Addressing cyber bullying should be considered part of a schools' broader approach to developing respectful relationships between students, teaching positive relationship strategies, empathy skills, the importance of bystander intervention and conflict resolution skills.

APS recommendations to the Senate Inquiry
  1. That a common set of definitions of sexting be agreed on throughout Australian jurisdictions, with input from various expert stakeholder groups and young people.
  2. That the multiple dimensions involved in sexting activity be incorporated into definitions of sexting.
  3. That in developing a definition, a clear distinction be made between sexting and child pornography.
  4. That strategies emphasise education and information provision, with children and adolescents being invited to take part in development and implementation.
  5. That a nationally consistent strategy is developed and agreed on by all jurisdictions to increase community awareness about the risks associated with sexting.
  6. That parents and guardians be supported to undertake open communication with young people about cyber safety.
  7. That schools be required to develop cyber safety policies, in conjunction with young people, and to implement best practice strategies to address cyber safety and bullying.
  8. That teachers and principals be required to undertake education and awareness training about whole-school approaches to bullying of all types, including cyber bullying.
  9. That legislative measures are seen as a last resort to protect against extreme and dangerous practices.
  10. That consideration be given to developing an offence related to harmful digital communication, as implemented in New Zealand, for instances of extreme cyber bullying.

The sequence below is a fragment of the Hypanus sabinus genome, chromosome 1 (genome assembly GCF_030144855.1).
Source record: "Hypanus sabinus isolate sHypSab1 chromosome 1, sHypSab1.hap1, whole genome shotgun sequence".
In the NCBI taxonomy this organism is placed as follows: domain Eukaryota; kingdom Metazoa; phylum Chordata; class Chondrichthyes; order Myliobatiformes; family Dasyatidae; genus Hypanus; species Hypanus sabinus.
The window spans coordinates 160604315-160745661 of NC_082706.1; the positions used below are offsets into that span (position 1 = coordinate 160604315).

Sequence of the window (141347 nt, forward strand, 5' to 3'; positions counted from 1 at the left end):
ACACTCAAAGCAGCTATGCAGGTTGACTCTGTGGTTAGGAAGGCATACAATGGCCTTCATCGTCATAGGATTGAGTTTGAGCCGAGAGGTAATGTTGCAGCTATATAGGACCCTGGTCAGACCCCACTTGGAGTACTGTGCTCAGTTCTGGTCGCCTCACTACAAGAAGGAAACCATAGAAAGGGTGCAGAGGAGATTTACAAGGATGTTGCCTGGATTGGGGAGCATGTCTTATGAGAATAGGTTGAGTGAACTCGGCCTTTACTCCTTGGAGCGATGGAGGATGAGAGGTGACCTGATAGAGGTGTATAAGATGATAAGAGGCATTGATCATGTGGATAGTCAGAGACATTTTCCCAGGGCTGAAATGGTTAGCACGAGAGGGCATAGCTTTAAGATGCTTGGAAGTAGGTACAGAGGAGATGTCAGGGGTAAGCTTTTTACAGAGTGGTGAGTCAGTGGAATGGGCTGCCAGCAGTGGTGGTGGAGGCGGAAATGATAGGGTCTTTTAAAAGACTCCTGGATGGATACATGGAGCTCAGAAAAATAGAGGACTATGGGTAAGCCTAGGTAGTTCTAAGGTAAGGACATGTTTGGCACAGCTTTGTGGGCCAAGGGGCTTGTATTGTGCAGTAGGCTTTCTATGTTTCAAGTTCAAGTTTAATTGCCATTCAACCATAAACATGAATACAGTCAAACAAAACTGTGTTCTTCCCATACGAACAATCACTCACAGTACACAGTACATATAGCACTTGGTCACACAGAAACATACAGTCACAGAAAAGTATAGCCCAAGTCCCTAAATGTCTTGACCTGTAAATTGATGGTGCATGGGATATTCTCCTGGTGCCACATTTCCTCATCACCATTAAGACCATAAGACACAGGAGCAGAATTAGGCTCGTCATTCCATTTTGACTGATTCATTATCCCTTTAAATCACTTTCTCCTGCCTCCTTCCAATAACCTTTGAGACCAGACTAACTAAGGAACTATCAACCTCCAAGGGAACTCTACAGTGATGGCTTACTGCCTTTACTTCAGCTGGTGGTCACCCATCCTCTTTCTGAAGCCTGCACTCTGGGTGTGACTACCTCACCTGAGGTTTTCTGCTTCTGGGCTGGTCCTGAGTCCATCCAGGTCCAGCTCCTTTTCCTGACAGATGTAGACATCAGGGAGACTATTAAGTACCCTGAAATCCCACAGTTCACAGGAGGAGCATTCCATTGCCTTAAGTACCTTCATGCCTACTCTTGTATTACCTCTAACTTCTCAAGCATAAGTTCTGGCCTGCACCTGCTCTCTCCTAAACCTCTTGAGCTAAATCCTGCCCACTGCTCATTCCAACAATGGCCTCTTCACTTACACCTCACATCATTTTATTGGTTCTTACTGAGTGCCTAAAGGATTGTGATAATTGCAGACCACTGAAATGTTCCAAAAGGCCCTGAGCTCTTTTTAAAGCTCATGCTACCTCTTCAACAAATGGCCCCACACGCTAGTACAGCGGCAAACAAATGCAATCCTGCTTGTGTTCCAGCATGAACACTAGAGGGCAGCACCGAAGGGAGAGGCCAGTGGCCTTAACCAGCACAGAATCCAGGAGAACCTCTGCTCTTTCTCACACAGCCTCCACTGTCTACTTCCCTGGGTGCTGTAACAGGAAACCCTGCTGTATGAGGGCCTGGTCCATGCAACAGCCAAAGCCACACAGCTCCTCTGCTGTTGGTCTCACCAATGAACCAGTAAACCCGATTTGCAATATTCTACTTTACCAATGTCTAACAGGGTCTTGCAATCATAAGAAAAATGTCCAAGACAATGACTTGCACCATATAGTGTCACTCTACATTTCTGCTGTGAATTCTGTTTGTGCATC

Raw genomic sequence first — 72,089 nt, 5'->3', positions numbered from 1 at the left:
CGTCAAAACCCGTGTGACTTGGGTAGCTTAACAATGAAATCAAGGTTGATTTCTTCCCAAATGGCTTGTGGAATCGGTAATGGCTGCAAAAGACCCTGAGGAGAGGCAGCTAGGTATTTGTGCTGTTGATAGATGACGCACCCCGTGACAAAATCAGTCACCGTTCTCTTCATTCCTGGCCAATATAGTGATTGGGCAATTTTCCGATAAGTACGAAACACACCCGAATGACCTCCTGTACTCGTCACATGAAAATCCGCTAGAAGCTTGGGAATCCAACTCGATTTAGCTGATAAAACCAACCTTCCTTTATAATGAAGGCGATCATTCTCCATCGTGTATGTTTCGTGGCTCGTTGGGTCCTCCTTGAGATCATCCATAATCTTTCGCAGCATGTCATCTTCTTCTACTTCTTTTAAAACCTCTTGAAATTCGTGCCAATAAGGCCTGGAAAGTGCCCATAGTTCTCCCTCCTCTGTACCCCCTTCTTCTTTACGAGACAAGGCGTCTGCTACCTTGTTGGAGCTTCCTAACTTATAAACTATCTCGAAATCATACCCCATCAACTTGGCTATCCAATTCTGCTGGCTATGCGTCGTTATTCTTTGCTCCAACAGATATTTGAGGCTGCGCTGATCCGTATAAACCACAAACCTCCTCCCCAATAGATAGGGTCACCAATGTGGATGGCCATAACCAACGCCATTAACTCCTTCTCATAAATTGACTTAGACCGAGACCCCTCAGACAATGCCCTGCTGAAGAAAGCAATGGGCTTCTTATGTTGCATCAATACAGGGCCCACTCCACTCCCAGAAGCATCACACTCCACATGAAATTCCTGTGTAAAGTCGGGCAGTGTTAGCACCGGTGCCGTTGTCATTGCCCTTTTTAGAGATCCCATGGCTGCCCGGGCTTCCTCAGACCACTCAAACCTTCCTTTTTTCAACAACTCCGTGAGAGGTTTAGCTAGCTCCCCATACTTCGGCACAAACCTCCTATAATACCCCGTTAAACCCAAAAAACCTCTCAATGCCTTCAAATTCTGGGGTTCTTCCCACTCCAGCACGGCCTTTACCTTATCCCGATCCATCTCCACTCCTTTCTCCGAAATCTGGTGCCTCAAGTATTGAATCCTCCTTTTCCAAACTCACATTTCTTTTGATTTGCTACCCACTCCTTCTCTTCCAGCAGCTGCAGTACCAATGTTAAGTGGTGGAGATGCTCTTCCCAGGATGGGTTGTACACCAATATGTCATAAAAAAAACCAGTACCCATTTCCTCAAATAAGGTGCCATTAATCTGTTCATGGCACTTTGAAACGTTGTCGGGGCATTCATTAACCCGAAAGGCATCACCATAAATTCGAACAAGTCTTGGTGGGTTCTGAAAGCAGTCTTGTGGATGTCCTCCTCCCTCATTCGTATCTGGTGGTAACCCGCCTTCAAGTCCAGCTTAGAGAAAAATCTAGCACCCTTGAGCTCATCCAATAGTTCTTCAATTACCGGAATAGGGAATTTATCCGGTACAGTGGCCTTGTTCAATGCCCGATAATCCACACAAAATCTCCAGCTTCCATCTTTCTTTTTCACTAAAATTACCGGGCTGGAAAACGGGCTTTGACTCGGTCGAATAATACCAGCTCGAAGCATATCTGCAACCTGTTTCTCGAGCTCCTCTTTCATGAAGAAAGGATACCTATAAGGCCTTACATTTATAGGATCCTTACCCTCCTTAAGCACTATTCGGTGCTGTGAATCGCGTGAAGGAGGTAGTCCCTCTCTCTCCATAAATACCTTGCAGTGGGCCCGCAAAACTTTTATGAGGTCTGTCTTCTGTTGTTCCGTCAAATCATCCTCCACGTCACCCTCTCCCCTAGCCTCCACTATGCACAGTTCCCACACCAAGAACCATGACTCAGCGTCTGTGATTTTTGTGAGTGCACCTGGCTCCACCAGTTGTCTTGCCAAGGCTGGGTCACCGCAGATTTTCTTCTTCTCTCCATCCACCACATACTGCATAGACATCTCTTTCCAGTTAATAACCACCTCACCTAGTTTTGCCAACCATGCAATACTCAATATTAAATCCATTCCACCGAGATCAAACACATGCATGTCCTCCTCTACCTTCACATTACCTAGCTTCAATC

References

  • Albury, K., Crawford, K., Byron, P., & Mathews, B. (2013). Young people and sexting in Australia: Ethics, representation and the law. ARC Centre for Creative Industries and Innovation/Journalism and Media Research Centre, University of New South Wales, Australia.
  • Australian Communications and Media Authority (ACMA). (2010). Trends in media use by children and young people. Retrieved from http://www.acma.gov.au/webwr/_assets/main/lib310665/trends_in_media_use_by_children_and_young_people.pdf
  • Biggins, B. & Handsley, E. (2000). Censorship in public libraries. Paper presented to ALIA Conference, Canberra, October 23 2000.
  • Gough, D. (2007, February 4). Every fortnight: A life lost just begun: Special report: Teen suicide, The Age. Retrieved from: http://www.theage.com.au
  • Walker, S., Sanci, L., & Temple-Smith, M. (2013). Sexting: young women's and men's views on its nature and origins. Journal of Adolescent Health, 52, 697-701.

Disclaimer: Published in InPsych on October 2013. The APS aims to ensure that information published in InPsych is current and accurate at the time of publication. Changes after publication may affect the accuracy of this information. Readers are responsible for ascertaining the currency and completeness of information they rely on, which is particularly important for government initiatives, legislation or best-practice principles which are open to amendment. The information provided in InPsych does not replace obtaining appropriate professional and/or legal advice.